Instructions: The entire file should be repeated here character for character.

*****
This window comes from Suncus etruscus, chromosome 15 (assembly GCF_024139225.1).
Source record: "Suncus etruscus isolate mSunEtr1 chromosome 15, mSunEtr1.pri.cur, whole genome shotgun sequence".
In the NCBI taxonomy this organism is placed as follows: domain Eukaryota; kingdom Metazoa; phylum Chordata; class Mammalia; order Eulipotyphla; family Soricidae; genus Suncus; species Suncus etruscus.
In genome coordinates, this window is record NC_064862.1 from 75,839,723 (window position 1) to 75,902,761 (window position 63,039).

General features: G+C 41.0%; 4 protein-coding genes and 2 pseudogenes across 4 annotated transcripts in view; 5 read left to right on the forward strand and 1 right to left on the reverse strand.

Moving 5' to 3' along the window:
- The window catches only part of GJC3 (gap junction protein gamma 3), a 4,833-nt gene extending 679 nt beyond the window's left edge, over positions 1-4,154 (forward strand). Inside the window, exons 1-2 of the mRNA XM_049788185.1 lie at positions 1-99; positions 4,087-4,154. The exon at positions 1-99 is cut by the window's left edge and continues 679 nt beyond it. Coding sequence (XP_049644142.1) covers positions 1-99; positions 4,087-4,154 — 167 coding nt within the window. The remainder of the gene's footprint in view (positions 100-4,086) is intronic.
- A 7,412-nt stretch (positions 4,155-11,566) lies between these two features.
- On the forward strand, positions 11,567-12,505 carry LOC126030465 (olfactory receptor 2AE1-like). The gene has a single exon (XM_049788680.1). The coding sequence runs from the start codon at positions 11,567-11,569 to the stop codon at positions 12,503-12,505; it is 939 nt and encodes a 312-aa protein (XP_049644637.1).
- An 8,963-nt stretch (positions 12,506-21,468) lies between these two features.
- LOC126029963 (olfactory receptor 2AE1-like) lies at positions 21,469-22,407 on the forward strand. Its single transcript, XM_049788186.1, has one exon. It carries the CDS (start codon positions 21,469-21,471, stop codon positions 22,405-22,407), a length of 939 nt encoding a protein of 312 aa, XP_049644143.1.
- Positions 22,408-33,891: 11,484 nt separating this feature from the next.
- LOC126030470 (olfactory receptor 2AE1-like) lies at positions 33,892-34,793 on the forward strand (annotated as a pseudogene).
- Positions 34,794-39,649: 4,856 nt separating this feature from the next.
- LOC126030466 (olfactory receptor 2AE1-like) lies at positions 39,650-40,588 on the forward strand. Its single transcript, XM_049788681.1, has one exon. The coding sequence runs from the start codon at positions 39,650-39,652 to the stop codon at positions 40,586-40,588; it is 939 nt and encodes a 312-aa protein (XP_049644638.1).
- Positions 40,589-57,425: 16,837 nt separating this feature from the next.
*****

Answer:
This window comes from Suncus etruscus, chromosome 15 (assembly GCF_024139225.1).
Source record: "Suncus etruscus isolate mSunEtr1 chromosome 15, mSunEtr1.pri.cur, whole genome shotgun sequence".
In the NCBI taxonomy this organism is placed as follows: domain Eukaryota; kingdom Metazoa; phylum Chordata; class Mammalia; order Eulipotyphla; family Soricidae; genus Suncus; species Suncus etruscus.
In genome coordinates, this window is record NC_064862.1 from 75,839,723 (window position 1) to 75,902,761 (window position 63,039).

General features: G+C 41.0%; 4 protein-coding genes and 2 pseudogenes across 4 annotated transcripts in view; 5 read left to right on the forward strand and 1 right to left on the reverse strand.

Moving 5' to 3' along the window:
- The window catches only part of GJC3 (gap junction protein gamma 3), a 4,833-nt gene extending 679 nt beyond the window's left edge, over positions 1-4,154 (forward strand). Inside the window, exons 1-2 of the mRNA XM_049788185.1 lie at positions 1-99; positions 4,087-4,154. The exon at positions 1-99 is cut by the window's left edge and continues 679 nt beyond it. Coding sequence (XP_049644142.1) covers positions 1-99; positions 4,087-4,154 — 167 coding nt within the window. The remainder of the gene's footprint in view (positions 100-4,086) is intronic.
- A 7,412-nt stretch (positions 4,155-11,566) lies between these two features.
- On the forward strand, positions 11,567-12,505 carry LOC126030465 (olfactory receptor 2AE1-like). The gene has a single exon (XM_049788680.1). The coding sequence runs from the start codon at positions 11,567-11,569 to the stop codon at positions 12,503-12,505; it is 939 nt and encodes a 312-aa protein (XP_049644637.1).
- An 8,963-nt stretch (positions 12,506-21,468) lies between these two features.
- LOC126029963 (olfactory receptor 2AE1-like) lies at positions 21,469-22,407 on the forward strand. Its single transcript, XM_049788186.1, has one exon. It carries the CDS (start codon positions 21,469-21,471, stop codon positions 22,405-22,407), a length of 939 nt encoding a protein of 312 aa, XP_049644143.1.
- Positions 22,408-33,891: 11,484 nt separating this feature from the next.
- LOC126030470 (olfactory receptor 2AE1-like) lies at positions 33,892-34,793 on the forward strand (annotated as a pseudogene).
- Positions 34,794-39,649: 4,856 nt separating this feature from the next.
- LOC126030466 (olfactory receptor 2AE1-like) lies at positions 39,650-40,588 on the forward strand. Its single transcript, XM_049788681.1, has one exon. The coding sequence runs from the start codon at positions 39,650-39,652 to the stop codon at positions 40,586-40,588; it is 939 nt and encodes a 312-aa protein (XP_049644638.1).
- Positions 40,589-57,425: 16,837 nt separating this feature from the next.